5 tips to help employees maintain healthcare coverage after layoffs – Employee Benefit News

You’ve just been laid off. What happens to your healthcare coverage? 
It’s a question workers across the country have pondered in recent months — and more will undoubtedly have the same concern in 2023. Nearly 100,000 tech workers lost their jobs in mass industry layoffs throughout 2022, according to Crunchbase. Already this year, Amazon has announced plans to eliminate 18,000 jobs. Industries from manufacturing to financial institutions are feeling the economic crunch as well, with recent job cuts hitting Goldman Sachs and Morgan Stanley. 
While the elimination of a regular paycheck is the obvious and primary concern following a job loss, figuring out how to continue and afford healthcare coverage is an additional stressor. In navigating healthcare options and regulations, workers often don’t know where to turn for guidance. 
“When people get laid off, they don’t really trust their employer anymore,” says Brian Lacher, VP of employee benefits at advisory Nielsen Benefits Group. “So when an employer then says, ‘Hey, here’s your health insurance option,’ they don’t really care. There’s a lot of frustration and sensitivity.”
Read more: Worried about a recession? Don’t turn to layoffs to stay above water
Benefit advisers are positioned to bring clarity and trust to this process, Lacher says, and he encourages workers to connect with brokers to understand all options available to them. Ask tough questions, get clarity on cost and coverage, and choose a healthcare plan that suits your needs, now. 
“Benefits are generally confusing, and when you don’t have the best support for questions around health insurance and COBRA, my heart goes out to people,” Lacher says. “If an employer is going to be generous and human about layoffs, they have a responsibility to help their employees understand what their options are, and to educate them about their broker resources.”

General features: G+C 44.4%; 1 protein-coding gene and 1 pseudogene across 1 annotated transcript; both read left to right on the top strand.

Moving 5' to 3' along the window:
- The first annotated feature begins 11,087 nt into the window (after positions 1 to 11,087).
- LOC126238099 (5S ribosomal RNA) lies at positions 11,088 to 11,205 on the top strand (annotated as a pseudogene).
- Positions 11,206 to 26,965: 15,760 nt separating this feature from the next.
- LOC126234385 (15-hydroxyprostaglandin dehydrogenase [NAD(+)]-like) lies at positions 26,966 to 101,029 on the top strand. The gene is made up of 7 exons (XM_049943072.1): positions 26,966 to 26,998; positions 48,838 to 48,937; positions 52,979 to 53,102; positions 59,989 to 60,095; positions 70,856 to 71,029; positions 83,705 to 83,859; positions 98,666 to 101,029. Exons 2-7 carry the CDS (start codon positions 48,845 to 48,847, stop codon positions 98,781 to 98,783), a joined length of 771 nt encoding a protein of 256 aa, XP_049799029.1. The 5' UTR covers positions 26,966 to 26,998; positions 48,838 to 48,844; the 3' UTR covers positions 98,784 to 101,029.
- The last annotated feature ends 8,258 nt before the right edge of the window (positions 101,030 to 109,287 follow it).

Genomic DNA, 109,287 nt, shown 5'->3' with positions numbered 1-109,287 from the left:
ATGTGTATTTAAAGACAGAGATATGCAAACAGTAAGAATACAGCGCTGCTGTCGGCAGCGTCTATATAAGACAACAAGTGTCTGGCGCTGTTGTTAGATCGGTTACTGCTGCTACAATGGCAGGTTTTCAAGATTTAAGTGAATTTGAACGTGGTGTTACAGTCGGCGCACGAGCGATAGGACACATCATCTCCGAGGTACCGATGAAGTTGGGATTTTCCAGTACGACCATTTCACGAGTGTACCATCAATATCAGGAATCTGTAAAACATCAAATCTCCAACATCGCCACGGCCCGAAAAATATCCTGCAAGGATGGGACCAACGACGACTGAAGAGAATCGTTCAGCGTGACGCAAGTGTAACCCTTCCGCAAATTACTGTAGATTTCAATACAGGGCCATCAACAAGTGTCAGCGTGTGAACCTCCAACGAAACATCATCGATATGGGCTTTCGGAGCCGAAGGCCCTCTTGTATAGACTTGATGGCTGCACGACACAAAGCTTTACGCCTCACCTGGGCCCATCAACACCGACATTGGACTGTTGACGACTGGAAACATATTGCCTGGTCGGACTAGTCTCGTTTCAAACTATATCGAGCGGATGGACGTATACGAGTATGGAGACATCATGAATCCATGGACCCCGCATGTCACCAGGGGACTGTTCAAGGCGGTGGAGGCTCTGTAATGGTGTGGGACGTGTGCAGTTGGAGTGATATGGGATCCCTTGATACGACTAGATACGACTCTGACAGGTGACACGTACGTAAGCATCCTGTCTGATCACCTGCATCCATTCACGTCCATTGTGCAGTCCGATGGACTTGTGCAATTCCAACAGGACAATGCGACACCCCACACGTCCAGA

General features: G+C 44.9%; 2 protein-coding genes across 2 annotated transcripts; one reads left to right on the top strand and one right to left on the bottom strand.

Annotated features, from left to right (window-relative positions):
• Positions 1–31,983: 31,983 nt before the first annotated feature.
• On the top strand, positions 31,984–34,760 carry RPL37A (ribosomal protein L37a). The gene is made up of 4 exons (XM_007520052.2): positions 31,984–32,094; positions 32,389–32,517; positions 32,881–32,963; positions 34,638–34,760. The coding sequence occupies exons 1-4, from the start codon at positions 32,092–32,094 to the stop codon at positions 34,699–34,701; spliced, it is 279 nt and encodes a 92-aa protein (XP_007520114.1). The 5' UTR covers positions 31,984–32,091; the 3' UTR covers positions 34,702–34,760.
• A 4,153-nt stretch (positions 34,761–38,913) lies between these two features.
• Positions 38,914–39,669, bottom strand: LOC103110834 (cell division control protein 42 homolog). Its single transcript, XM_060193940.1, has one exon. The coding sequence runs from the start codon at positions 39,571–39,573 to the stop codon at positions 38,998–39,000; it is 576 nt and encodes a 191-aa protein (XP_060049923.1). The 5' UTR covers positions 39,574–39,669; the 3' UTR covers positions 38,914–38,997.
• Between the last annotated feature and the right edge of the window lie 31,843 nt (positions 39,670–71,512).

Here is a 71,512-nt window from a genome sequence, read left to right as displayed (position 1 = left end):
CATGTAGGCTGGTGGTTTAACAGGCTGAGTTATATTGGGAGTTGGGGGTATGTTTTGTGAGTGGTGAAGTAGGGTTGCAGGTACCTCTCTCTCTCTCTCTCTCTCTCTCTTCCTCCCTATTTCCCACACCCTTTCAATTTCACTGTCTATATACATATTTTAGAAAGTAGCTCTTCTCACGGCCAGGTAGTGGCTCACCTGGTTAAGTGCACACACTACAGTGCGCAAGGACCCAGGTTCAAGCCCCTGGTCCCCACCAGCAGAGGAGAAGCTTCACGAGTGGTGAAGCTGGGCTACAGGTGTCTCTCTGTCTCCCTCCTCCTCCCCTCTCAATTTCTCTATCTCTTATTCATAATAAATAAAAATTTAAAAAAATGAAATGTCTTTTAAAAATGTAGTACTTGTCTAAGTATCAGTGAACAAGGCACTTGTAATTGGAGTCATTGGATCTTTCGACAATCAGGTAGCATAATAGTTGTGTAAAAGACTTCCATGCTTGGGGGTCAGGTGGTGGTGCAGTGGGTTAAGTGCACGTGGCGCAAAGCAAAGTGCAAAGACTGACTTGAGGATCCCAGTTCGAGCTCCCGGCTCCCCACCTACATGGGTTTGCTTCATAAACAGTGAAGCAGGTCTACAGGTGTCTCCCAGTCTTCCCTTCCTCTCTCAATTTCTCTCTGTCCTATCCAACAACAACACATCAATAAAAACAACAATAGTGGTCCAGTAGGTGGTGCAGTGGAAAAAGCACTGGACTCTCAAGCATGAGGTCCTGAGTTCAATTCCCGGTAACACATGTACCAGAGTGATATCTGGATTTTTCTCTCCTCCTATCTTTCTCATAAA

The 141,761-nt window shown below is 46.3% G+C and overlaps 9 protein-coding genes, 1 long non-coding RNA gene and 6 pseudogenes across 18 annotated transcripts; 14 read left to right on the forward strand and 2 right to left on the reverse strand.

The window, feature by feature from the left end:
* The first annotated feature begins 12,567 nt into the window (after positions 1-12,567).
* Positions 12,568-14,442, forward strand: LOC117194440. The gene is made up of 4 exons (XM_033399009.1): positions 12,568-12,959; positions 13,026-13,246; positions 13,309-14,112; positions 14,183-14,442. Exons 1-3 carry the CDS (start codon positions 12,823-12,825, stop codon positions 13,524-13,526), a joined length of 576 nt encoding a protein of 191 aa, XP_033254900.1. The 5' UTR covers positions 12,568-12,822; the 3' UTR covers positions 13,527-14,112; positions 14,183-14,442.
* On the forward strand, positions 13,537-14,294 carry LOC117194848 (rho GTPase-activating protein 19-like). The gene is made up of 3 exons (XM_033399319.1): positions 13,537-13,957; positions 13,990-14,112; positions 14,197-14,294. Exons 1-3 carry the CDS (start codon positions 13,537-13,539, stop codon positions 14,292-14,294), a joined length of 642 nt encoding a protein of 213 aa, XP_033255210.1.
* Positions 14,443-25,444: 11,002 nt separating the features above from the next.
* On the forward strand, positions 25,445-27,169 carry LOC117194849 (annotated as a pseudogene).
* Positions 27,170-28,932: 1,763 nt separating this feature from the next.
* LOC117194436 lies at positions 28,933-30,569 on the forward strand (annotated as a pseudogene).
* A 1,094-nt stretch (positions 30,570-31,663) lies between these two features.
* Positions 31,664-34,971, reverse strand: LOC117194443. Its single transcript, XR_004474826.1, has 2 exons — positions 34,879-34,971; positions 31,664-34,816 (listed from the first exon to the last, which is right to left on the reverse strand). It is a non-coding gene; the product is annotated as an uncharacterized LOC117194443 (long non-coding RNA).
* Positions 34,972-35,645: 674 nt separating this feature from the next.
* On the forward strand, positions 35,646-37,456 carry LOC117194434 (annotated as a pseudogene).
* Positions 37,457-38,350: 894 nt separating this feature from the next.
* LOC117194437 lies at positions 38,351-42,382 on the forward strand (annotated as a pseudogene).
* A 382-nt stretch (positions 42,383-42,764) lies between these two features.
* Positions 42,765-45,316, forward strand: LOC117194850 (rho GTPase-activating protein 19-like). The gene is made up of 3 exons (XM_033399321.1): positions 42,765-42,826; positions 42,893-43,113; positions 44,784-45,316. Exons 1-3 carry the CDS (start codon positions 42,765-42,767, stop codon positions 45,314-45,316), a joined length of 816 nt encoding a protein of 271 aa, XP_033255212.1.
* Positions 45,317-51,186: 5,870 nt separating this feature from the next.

Lacher spoke to EBN to share his insight and advice on how to proceed following a layoff — and how to make sure you’re accessing the right information, and making the right decisions around your healthcare. 
Dr. David Grodberg, chief psychiatric officer at Brightline, explains how employers can holistically support their workforce’s mental health.
Our top stories of the week reveal the most in-demand companies and jobs employees are flocking to, and why job interviews may be a thing of the past.
Setting HR up with tools to consolidate their workload means more focus on the well-being of a workforce.
Johannes Bhakdi, founder and CEO of Quantgene, explains why employers need to look beyond their health insurance plans if they want a healthy workforce.
Employees cited the interviewing process as one of the most stressful parts of the job search. Getting rid of it has the potential to boost recruiting.
More than half of the Jewish respondents experienced discrimination at work — a higher percentage than any other religious group, besides Muslims.
Companies are quick to promote their efforts to build diverse and inclusive workforces. But what’s the real impact? New, original research breaks down what’s working, what’s not — and why DEI is vital to business growth.


Leave a Comment